I am Sal Mineo and I need you so.
It's a gorgeous song. Simon's voice sounds as young as it did on "Homeward Bound," and the number brims with all the possibilities of teen romance in those hot '50s summers. I've been singing it ever since I heard the demo tape, and I'm glad that that florist liked it enough to play it.
But I wonder how many others will get to hear it. The Capeman, the story of an adolescent Puerto Rican killer, is having a hard time taking off. The album is selling tepidly; the show's been picketed by victims'-rights groups and is under threat of more pickets by Puerto Ricans opposed to racial stereotyping; the opening's been postponed to the end of the month; and, depending on which rumor you believe, the director's either so complacent that he only bothers dropping by once a week or so dozy that he hasn't noticed he's been more or less replaced by Mike (The Graduate) Nichols, Nick (Miss Saigon) Hytner or, most recently, Jerry (Guys and Dolls) Zaks.
So far so normal for a Broadway show in previews. But The Capeman isn't just another dud musical like Sideshow or The Scarlet Pimpernel. It was supposed to be the show that would heal the great historic rift between pop music and theater scores, the first show written specifically for Broadway by a major rock songwriter and the one that would entice all the others in, ending the Great White Way's dependence on its shrunken nontalent pool of insipid Sondheim clones.
T"hey say they want something new, but they don't really," says Paul Simon. "They want something old." We're standing a gazillion floors above Broadway, about a week or so before it all began to go wrong. One wouldn't want to characterize the diminutive, balding rock star as being (in Cole Porter's marvelous phrase) down in the depths on the 90th floor, but a faint tinge of melancholy hangs in the air. "What do you think?" he says. "Do you think they want something new?"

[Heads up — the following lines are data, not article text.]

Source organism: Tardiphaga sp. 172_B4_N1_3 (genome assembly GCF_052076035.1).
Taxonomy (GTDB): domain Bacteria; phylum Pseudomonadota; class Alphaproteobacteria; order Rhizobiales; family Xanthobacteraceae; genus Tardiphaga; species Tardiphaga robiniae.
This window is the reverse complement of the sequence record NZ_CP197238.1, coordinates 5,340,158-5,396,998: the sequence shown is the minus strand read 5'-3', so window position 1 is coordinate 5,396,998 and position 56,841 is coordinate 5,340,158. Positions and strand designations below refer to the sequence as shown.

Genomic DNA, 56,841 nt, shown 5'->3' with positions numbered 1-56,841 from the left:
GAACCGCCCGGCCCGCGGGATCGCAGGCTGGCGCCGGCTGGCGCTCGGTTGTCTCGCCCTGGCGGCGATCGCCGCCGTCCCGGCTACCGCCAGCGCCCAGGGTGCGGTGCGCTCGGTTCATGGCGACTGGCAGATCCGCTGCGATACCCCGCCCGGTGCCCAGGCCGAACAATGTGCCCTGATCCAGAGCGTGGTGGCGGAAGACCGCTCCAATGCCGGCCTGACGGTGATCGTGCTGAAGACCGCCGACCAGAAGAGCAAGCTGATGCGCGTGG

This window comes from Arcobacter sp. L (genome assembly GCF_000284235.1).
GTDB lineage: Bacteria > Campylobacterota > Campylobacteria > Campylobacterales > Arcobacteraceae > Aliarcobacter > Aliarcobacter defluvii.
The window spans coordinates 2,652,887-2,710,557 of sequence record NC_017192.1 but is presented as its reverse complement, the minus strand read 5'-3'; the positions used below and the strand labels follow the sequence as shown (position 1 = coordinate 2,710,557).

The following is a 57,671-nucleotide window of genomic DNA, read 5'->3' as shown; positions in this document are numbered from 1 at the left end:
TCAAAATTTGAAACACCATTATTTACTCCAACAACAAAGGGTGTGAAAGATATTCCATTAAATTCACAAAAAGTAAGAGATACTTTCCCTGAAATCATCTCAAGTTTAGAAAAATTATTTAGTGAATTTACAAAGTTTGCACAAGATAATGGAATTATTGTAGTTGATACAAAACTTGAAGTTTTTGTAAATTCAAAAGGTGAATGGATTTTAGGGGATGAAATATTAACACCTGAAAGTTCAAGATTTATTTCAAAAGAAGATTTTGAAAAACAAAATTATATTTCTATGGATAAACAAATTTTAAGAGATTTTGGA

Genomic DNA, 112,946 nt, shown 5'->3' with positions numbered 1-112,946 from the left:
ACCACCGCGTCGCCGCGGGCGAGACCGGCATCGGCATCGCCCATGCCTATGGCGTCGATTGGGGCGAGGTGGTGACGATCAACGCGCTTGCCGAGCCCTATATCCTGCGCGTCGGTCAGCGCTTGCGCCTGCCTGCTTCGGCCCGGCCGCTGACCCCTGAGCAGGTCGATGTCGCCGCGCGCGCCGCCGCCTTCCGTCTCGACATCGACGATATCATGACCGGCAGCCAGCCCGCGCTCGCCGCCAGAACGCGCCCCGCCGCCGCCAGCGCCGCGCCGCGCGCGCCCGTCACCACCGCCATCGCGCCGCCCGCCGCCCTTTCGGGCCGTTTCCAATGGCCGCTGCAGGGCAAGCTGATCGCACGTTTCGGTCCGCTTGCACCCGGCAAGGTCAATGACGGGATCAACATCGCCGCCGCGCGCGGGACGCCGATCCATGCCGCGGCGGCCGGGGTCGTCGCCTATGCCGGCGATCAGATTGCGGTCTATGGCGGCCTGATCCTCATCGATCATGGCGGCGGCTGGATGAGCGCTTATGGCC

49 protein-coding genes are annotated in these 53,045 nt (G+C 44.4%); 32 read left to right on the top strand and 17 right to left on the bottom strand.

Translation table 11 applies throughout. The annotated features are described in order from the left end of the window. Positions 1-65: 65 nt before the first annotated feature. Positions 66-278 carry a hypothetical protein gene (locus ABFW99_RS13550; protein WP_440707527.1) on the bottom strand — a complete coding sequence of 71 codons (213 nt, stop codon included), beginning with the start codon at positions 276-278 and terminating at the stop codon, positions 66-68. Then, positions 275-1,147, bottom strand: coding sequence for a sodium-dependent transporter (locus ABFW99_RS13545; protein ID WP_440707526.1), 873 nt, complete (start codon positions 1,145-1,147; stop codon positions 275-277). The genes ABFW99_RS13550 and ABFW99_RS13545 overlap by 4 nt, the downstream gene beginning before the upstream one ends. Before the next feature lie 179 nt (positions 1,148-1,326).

"They" are the elderly, lizardlike survivors who preside over what's left of Broadway--the nonshowy showmen, party bookers, and theater owners into whose hands Simon has more or less delivered himself. He seems genuinely befuddled by them. In the rock biz, most of the executives are old, too. But at least they make an effort, sporting ponytails and U2 tour jackets; they don't continually give the impression that they wish there was a part for Robert Goulet in whatever it is they are working on. Around Broadway the standard line is that Simon, with his reputation for "arrogance" and as a "control freak," has disdained their expertise.
I"n the beginning," says Simon, "they said to me there's about five or six people in the world who can do this, and here are their names. And I believed it--what did I know? That's why we've been through several directors. Derek Walcott and I didn't want an auteur director. We had taken years to write it, so why would we want someone who says, 'I think this part should go over here and that character is really a woman'?" His voice trails away. "If that's arrogant ..."
Afraid to leave the project, to cross into another
The blancos and the nigger gangs, well, they'd kill you
if they could.
They're not quite the first Simon lyrics to be heard on-stage. That distinction belongs to Leonard Bernstein's hippie "theater piece," Mass, which contains one quatrain by Simon: